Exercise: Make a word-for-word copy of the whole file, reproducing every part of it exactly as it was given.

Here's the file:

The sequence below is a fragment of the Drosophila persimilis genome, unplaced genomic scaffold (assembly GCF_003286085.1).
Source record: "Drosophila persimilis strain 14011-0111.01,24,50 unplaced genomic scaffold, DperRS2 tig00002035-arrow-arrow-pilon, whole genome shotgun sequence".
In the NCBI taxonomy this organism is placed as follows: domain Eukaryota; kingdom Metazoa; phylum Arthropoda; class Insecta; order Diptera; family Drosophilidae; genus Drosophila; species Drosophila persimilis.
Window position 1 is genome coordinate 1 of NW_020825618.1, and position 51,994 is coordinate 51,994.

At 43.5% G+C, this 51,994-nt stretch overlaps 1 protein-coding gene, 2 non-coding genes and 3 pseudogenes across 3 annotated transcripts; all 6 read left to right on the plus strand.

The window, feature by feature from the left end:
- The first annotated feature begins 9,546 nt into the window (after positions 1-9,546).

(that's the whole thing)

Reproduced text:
The sequence below is a fragment of the Drosophila persimilis genome, unplaced genomic scaffold (assembly GCF_003286085.1).
Source record: "Drosophila persimilis strain 14011-0111.01,24,50 unplaced genomic scaffold, DperRS2 tig00002035-arrow-arrow-pilon, whole genome shotgun sequence".
In the NCBI taxonomy this organism is placed as follows: domain Eukaryota; kingdom Metazoa; phylum Arthropoda; class Insecta; order Diptera; family Drosophilidae; genus Drosophila; species Drosophila persimilis.
Window position 1 is genome coordinate 1 of NW_020825618.1, and position 51,994 is coordinate 51,994.

At 43.5% G+C, this 51,994-nt stretch overlaps 1 protein-coding gene, 2 non-coding genes and 3 pseudogenes across 3 annotated transcripts; all 6 read left to right on the plus strand.

The window, feature by feature from the left end:
- The first annotated feature begins 9,546 nt into the window (after positions 1-9,546).